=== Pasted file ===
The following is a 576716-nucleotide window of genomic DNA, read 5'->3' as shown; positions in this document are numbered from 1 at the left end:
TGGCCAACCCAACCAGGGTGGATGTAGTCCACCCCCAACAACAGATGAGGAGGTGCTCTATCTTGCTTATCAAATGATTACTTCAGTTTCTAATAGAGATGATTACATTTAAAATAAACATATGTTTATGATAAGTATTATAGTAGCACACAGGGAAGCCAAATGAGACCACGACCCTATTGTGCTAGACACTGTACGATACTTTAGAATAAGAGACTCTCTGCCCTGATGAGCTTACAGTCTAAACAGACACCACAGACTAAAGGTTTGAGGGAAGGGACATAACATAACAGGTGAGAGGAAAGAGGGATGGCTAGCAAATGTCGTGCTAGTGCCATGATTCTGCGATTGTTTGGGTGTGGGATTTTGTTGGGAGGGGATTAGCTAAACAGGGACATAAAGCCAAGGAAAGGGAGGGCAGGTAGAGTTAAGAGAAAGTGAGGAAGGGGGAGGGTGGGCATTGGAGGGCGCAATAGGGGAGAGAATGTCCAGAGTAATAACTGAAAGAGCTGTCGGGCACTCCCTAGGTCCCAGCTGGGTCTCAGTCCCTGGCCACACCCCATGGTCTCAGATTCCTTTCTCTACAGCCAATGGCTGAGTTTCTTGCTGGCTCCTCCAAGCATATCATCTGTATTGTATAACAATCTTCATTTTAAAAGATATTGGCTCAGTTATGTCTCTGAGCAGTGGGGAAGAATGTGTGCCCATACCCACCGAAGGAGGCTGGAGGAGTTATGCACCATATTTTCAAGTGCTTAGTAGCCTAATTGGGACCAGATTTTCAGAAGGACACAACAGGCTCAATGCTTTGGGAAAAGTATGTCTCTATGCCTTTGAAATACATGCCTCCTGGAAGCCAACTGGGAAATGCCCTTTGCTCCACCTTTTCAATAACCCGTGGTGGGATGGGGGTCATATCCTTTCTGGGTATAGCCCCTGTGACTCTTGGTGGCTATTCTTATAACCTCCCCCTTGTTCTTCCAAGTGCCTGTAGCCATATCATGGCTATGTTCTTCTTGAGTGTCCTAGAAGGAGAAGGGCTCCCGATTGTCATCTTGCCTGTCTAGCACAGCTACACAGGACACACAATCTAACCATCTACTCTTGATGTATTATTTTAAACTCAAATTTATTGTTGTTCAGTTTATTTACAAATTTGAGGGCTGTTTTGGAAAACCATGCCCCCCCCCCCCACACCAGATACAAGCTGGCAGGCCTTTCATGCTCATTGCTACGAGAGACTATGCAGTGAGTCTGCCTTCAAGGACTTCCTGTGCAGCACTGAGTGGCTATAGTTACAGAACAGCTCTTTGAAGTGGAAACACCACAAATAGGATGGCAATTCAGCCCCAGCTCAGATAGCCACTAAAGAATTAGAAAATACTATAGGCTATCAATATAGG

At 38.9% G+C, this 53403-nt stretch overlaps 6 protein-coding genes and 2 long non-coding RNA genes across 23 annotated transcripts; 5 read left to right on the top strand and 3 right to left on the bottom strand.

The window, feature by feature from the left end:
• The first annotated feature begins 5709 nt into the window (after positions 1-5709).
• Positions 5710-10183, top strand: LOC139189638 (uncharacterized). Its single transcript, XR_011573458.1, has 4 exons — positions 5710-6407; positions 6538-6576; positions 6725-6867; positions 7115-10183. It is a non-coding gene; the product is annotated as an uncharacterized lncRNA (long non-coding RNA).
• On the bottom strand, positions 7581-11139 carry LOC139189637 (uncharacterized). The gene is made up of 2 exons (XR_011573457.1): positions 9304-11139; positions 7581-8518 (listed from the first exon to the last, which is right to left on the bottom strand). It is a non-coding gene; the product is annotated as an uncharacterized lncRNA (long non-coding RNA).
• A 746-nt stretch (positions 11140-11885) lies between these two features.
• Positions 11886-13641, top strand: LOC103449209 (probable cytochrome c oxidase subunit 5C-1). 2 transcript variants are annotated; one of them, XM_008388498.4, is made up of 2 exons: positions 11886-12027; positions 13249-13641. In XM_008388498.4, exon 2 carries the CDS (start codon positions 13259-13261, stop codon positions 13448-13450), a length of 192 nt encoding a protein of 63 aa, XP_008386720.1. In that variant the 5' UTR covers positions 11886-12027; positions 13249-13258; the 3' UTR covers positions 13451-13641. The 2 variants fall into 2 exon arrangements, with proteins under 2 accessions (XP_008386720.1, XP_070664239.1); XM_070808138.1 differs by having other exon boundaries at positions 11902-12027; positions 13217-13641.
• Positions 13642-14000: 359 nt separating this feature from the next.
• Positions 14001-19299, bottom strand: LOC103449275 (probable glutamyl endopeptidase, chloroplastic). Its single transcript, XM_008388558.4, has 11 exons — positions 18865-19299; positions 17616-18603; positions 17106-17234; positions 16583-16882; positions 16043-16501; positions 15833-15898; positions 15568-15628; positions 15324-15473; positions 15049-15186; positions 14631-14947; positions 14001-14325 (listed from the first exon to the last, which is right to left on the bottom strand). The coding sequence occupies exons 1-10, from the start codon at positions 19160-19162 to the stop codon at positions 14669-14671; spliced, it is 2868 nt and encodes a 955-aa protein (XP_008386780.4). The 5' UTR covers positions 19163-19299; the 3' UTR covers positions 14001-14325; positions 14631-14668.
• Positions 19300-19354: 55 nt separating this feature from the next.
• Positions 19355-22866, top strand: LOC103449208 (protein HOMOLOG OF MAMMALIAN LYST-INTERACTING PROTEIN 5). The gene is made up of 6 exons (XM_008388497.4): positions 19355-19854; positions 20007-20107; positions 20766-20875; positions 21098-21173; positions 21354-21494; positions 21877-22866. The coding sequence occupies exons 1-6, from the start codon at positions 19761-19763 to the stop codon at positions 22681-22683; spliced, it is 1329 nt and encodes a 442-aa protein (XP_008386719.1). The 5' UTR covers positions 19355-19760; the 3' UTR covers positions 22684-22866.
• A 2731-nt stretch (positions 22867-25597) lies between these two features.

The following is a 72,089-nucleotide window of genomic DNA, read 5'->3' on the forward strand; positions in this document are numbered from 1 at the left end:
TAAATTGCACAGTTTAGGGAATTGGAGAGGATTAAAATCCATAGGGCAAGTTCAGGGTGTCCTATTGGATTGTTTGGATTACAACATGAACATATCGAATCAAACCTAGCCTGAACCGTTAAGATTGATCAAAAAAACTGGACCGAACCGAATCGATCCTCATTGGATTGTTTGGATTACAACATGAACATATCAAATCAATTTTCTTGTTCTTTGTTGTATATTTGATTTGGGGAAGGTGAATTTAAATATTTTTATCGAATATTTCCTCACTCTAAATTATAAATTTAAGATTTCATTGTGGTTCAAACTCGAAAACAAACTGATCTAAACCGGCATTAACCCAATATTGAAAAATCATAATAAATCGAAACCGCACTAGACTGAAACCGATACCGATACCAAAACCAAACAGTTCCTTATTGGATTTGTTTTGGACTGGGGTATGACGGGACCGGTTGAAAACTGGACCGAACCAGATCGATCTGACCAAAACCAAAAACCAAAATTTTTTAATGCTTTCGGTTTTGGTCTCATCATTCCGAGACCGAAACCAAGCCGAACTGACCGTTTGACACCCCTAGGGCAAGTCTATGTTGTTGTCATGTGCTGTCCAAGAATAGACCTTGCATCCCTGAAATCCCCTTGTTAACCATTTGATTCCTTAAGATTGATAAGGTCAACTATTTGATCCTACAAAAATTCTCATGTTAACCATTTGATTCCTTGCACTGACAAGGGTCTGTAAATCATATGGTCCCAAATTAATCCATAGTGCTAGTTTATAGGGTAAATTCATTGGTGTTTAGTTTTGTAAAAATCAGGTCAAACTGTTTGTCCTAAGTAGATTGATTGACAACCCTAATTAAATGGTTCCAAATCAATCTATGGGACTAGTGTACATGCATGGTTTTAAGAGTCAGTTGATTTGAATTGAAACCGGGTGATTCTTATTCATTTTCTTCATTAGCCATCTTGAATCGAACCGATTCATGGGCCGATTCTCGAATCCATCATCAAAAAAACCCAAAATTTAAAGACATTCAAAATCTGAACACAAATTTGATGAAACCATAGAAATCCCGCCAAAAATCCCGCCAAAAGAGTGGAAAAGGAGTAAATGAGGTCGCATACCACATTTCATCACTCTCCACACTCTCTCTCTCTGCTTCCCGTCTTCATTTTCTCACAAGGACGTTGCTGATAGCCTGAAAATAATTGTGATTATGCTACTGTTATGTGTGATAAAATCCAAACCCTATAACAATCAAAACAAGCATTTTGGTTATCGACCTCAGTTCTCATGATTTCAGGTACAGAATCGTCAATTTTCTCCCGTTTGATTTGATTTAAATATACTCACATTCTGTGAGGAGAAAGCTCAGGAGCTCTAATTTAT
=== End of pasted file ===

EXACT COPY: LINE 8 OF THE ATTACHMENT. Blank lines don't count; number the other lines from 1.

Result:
• A 746-nt stretch (positions 11140-11885) lies between these two features.